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Why New Balance's Trademark Infringement Victory in China Is Such a Big Deal

New Balance, Henkee and New Barlun sneakers on sale in Shanghai, China. Courtesy of New Balance

New Balance has won big in China.

A Chinese court ruled last week that three domestic companies infringed New Balance’s signature slanted “N” logo and owe the U.S. shoe company $1.5 million in damages and legal costs. The case is reportedly the largest trademark infringement award ever granted to a foreign business in China.

While the sum New Balance won is not large by global standards, it points to a change in China’s attitude toward piracy and recent tweaks to its corresponding legislation. Before China passed a new trademark law in 2014, damages in infringement cases often fell below the maximum statutory amount of $75,000. The new legislation upped that amount to $450,000.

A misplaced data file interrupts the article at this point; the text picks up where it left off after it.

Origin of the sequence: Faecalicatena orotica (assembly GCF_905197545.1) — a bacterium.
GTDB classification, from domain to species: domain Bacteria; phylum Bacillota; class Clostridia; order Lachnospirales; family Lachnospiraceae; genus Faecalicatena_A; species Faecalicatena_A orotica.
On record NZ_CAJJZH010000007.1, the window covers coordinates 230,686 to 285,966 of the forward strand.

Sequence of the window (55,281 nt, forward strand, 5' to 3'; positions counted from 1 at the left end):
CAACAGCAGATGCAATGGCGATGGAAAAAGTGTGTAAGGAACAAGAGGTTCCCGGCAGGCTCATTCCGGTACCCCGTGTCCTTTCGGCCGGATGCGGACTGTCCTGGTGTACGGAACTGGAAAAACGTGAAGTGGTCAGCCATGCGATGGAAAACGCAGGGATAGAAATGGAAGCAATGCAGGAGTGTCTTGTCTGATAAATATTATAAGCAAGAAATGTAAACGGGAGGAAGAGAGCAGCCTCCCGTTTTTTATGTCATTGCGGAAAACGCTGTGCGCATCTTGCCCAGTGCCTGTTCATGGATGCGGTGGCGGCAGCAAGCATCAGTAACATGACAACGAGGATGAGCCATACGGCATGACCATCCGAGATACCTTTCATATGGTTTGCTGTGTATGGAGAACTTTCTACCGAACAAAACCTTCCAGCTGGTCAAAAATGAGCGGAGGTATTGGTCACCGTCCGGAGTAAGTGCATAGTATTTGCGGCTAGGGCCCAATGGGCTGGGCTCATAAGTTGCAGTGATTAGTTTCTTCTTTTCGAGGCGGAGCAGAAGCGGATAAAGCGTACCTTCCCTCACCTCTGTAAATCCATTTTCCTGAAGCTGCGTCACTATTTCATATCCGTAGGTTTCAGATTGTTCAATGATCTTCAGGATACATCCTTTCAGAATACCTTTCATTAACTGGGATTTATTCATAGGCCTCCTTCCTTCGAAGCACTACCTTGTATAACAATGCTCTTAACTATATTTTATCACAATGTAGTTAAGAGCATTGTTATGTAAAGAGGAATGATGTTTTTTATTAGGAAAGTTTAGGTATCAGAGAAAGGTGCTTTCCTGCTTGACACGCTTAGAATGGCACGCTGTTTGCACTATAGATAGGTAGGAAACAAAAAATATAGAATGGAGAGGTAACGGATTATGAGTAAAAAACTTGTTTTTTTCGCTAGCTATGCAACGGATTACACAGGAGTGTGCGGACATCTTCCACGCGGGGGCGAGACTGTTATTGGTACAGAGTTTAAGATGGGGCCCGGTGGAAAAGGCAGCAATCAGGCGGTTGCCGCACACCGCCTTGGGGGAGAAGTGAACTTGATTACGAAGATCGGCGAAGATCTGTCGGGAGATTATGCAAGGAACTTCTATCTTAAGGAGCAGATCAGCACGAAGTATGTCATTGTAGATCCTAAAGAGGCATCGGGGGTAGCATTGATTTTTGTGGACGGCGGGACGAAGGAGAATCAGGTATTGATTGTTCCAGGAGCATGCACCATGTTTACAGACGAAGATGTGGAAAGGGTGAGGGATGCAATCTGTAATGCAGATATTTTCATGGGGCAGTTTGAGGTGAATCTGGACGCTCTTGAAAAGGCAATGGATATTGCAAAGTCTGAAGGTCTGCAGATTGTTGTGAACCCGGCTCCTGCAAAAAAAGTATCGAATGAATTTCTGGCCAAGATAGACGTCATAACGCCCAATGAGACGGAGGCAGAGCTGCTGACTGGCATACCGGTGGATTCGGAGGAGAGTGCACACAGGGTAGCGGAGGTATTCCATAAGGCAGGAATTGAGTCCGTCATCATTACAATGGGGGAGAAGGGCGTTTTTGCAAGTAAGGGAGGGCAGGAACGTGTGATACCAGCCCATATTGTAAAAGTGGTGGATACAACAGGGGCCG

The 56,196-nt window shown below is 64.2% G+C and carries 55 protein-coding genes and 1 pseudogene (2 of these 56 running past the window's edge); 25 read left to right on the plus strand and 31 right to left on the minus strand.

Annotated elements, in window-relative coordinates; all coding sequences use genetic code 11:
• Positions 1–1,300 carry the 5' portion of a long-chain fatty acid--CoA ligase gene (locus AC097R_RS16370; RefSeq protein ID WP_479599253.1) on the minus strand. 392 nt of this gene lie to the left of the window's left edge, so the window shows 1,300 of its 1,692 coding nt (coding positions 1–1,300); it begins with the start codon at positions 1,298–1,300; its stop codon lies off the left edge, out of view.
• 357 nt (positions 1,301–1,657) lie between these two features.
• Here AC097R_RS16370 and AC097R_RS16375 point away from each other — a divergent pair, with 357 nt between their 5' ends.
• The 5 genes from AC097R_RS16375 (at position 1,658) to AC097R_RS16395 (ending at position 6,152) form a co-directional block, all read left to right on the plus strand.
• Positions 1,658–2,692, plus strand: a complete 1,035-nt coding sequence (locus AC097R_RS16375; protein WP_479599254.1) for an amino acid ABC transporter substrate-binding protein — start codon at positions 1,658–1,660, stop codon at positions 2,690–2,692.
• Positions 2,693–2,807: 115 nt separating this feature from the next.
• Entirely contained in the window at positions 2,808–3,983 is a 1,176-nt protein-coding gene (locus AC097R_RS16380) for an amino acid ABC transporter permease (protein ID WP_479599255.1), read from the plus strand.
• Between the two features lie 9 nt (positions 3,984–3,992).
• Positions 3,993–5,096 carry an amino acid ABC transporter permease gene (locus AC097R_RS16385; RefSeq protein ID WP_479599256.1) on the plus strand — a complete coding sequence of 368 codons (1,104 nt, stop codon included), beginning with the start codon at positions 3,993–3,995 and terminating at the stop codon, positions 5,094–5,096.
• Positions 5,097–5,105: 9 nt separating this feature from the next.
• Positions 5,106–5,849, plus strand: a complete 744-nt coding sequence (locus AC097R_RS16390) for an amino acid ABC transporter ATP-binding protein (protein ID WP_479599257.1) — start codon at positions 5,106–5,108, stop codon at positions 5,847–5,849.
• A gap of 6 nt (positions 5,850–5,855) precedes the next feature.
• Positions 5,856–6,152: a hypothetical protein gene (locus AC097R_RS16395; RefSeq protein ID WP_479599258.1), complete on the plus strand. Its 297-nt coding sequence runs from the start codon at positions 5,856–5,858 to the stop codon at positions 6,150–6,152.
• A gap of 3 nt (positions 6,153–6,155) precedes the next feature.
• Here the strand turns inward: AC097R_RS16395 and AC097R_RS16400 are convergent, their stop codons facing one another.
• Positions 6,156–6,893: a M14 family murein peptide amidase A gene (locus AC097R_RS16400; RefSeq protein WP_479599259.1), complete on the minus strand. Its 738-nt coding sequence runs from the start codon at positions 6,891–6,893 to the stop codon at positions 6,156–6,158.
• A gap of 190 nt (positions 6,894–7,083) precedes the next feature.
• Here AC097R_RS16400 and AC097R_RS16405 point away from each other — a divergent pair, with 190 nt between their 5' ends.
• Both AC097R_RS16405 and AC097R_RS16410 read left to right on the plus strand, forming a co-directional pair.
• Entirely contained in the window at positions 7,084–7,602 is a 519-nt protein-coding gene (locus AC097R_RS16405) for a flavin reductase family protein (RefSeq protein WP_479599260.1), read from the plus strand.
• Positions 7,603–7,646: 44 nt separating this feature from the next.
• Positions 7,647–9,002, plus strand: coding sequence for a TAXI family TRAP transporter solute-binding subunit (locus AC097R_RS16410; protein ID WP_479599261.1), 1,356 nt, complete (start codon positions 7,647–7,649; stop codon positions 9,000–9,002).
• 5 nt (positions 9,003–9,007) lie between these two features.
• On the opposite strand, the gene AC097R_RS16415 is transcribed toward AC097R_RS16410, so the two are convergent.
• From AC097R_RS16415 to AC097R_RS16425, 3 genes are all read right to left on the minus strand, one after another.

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In China, trademarks are awarded to the first company to file for them. Because of this, the three companies in question—New Boom, New Barlun, and New Bunren—are all protected. Yet according to a copy of the decision reviewed by the New York Times, New Boom “seized market share from New Balance and drastically damaged its business reputation.”

This ruling offers hope not just to New Balance, but to other foreign companies operating in China. The shoe company’s previous efforts to confront counterfeiting there were not as successful. In 2015, for instance, it lost a lawsuit against a man who registered the Chinese name for New Balance. But things seem to be looking up following this most recent ruling. As New Balance’s senior counsel for intellectual property Daniel McKinnon told the New York Times, the decision has given the company “a renewed confidence in our aggressive intellectual-property protection strategy within China.” It’s likely other foreign companies will feel the same way.

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